Monday, August 17, 2015
I HAVE A BONE TO PICK WITH OUR AMERICAN BISHOPS
I was ordained in 1980 and all the Holy Days of Obligation were still in place no matter what day of the week these fell, be it Saturday or Monday. Ascension Thursday based upon the New Testament's count that Jesus ascended into heaven 40 days after Easter was still on Thursday and still a Holy Day of Obligation! (However Corpus Christi which traditionally falls on the Thursday after the Sunday Solemnity of the Most Holy Trinity had already been transferred to the Sunday in the USA after Holy Trinity, but Corpus Christi had never been obligatory in the USA, so why it was moved remains a mystery).
In every parish I have been, Holy Days of Obligation were well attended as though it was a Sunday, which is what the "obligation" to attend means. There were no problems with it. No one was complaining about one more Holy Day of Obligation during the week that a Catholic had to endure! I never heard of bishops or priests complaining about it either.
One of the best attended Holy Days of Obligation was Ascension Thursday. Our Masses, all of the ones we had, were attended as though it was a Sunday. Marian Holy Days were also well attended even if on a Saturday or Monday! No complaints from the laity about it!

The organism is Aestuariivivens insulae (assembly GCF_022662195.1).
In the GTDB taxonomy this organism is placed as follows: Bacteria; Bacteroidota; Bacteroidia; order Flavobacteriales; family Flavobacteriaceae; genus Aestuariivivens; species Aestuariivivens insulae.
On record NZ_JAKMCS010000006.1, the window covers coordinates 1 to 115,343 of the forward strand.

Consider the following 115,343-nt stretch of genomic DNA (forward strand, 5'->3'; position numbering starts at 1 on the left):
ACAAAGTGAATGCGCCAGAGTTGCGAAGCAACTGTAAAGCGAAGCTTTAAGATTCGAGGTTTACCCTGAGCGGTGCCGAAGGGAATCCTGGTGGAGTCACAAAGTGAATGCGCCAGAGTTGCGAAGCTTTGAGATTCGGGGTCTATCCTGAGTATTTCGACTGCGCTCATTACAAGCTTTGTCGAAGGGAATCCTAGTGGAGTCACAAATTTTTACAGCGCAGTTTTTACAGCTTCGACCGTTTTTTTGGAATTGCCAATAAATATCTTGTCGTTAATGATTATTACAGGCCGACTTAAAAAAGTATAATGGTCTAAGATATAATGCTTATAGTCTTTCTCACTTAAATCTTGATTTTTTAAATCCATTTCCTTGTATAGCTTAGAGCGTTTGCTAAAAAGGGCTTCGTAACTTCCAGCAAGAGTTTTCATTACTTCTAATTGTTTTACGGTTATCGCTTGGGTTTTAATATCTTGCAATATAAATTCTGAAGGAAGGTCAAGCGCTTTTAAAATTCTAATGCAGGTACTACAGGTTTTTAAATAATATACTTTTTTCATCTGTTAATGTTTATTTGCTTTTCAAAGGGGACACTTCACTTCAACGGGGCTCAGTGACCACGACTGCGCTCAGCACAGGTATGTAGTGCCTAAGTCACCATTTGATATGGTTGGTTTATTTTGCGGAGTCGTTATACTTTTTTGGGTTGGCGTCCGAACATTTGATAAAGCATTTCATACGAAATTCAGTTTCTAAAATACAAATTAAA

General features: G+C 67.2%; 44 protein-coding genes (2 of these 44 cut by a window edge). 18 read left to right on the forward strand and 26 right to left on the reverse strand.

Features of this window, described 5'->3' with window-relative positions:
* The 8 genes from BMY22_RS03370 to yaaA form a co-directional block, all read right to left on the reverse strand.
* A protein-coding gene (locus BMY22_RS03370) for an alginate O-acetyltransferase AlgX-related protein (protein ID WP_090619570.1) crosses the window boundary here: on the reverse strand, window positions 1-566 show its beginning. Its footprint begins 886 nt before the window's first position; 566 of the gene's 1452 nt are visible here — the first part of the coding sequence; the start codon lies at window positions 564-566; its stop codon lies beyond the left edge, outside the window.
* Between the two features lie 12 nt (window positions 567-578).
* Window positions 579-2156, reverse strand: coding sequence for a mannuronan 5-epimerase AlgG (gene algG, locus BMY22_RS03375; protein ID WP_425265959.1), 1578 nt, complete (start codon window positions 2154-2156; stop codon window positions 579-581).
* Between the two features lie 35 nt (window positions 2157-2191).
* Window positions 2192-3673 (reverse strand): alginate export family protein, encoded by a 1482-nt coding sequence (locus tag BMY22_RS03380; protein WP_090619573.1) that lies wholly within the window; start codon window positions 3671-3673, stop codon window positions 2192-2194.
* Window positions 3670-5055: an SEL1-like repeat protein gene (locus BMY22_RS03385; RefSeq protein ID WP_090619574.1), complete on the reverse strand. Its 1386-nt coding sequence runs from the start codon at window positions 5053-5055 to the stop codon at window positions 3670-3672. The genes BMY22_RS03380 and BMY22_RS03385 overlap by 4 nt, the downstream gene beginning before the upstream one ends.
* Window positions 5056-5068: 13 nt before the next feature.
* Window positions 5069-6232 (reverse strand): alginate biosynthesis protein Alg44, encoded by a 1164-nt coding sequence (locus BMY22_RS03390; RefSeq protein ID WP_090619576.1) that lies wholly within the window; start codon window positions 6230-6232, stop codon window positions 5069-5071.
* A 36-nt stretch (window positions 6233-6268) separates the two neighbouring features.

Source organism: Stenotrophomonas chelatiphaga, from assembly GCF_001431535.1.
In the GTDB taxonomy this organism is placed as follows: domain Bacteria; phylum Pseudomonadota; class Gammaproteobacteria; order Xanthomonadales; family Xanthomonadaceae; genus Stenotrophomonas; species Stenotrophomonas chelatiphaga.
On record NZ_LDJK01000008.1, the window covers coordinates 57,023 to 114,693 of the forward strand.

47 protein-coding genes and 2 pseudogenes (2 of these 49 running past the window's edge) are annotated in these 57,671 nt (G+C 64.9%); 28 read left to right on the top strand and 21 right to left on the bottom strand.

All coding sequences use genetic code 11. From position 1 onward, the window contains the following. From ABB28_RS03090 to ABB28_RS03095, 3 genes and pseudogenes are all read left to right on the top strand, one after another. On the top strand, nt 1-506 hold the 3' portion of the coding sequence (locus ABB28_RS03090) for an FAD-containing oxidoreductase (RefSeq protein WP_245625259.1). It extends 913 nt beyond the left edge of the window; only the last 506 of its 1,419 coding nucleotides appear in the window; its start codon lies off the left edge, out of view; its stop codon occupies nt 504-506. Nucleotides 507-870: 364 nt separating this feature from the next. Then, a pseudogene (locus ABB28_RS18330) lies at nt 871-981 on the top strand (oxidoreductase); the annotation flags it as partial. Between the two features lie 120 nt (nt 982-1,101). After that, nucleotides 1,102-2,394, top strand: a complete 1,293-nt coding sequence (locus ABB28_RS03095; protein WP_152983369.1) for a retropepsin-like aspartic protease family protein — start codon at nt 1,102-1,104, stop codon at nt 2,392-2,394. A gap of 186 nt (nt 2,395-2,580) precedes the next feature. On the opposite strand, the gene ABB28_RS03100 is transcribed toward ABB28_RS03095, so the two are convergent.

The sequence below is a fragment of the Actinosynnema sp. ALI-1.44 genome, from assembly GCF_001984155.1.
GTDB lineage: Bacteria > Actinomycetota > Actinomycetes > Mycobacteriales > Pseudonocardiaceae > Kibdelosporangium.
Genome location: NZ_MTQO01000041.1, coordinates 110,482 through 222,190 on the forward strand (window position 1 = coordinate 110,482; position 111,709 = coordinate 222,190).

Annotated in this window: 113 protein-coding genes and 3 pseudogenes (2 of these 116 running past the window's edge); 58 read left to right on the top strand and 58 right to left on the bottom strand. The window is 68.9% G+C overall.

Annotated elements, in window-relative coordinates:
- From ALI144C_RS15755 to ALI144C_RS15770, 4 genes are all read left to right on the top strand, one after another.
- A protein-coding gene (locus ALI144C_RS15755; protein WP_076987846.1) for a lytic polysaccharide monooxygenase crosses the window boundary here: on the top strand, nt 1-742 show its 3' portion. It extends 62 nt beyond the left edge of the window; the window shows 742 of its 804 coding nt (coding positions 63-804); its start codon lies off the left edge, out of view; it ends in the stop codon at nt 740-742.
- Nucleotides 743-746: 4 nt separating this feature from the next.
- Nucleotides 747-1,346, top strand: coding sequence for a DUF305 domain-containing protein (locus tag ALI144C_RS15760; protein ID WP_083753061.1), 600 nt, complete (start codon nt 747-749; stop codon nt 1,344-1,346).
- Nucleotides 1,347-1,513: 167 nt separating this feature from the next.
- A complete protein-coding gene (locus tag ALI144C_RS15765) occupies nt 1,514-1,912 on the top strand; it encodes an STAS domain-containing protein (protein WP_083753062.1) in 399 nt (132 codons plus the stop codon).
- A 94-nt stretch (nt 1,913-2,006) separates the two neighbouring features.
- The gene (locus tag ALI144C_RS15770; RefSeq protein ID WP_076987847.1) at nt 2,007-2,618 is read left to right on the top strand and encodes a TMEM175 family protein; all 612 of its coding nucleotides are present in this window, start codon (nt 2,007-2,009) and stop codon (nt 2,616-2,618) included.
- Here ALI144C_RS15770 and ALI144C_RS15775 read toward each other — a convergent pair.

Well, the bishops decided to fix once again something that wasn't broken and in the process have made a mess of something that wasn't dirty.
They said if the Holy Day fell on a Saturday or Monday that the "obligation" to attend was removed and that priests didn't have to schedule extra Masses. Really? How stupid was that?
So this past Saturday was the Solemnity of the Assumption. Guess what? This once extremely well attended Holy Day of Obligation became for this year and also for next year (as it is a leap year and Assumption will fall on a Monday) non obligatory.
I had scheduled a vigil Mass on Friday and could only schedule one Mass on Saturday due to conflicts in our schedule for the use of the Church Saturday morning (which would not have occurred if the day was obligatory). At Friday night's Vigil, we had less than half of a church full of faithful and on Saturday morning the same number. Normally and with more Masses scheduled, many more, our Masses would be quite full. Thanks USA bishops for the decline in Mass attendance for this marvelous solemnity.
On top of that I did not tell our congregation that the obligation to attend Mass was removed when I promoted the Mass at the announcements the previous Sunday. I simply said that Saturday was a Holy Day for the Solemnity of the Assumption and then stated the Mass times. But the religious calendar our parishioners have states on it that the obligation was removed. So I couldn't fool the majority into coming!
On Saturday night I did have a few people confess they missed the Assumption Mass not intentionally but because they simply forgot (which causes the missing of the Mass if it had been obligatory to become a venial sin rather than an intention mortal sin). I had to tell them they didn't sin at all since there was no obligation to attend Mass and there is no mortal sin in forgetting something. Then they asked me why it wasn't an obligation and of course I have to give them our bishops' silly song and dance about it which puzzles them and me too!